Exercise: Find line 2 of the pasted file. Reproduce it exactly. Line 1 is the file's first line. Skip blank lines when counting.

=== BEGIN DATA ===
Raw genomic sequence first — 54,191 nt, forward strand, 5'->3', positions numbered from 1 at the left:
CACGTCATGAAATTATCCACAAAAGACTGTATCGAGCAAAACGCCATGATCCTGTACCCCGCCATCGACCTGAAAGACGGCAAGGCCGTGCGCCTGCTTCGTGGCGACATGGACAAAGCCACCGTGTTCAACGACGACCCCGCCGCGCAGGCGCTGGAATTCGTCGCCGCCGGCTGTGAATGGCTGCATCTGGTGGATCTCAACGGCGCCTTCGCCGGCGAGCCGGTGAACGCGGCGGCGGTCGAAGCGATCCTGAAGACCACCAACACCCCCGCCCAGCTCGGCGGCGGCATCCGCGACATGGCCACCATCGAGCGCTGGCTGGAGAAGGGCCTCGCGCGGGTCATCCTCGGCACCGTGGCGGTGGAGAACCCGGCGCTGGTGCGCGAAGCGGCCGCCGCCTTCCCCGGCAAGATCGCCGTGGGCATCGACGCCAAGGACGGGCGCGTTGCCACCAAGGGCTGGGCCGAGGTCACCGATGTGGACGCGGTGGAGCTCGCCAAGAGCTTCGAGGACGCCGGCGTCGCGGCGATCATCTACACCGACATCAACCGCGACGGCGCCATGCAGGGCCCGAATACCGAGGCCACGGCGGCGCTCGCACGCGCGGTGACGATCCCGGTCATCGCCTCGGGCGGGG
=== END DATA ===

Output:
CACGTCATGAAATTATCCACAAAAGACTGTATCGAGCAAAACGCCATGATCCTGTACCCCGCCATCGACCTGAAAGACGGCAAGGCCGTGCGCCTGCTTCGTGGCGACATGGACAAAGCCACCGTGTTCAACGACGACCCCGCCGCGCAGGCGCTGGAATTCGTCGCCGCCGGCTGTGAATGGCTGCATCTGGTGGATCTCAACGGCGCCTTCGCCGGCGAGCCGGTGAACGCGGCGGCGGTCGAAGCGATCCTGAAGACCACCAACACCCCCGCCCAGCTCGGCGGCGGCATCCGCGACATGGCCACCATCGAGCGCTGGCTGGAGAAGGGCCTCGCGCGGGTCATCCTCGGCACCGTGGCGGTGGAGAACCCGGCGCTGGTGCGCGAAGCGGCCGCCGCCTTCCCCGGCAAGATCGCCGTGGGCATCGACGCCAAGGACGGGCGCGTTGCCACCAAGGGCTGGGCCGAGGTCACCGATGTGGACGCGGTGGAGCTCGCCAAGAGCTTCGAGGACGCCGGCGTCGCGGCGATCATCTACACCGACATCAACCGCGACGGCGCCATGCAGGGCCCGAATACCGAGGCCACGGCGGCGCTCGCACGCGCGGTGACGATCCCGGTCATCGCCTCGGGCGGGG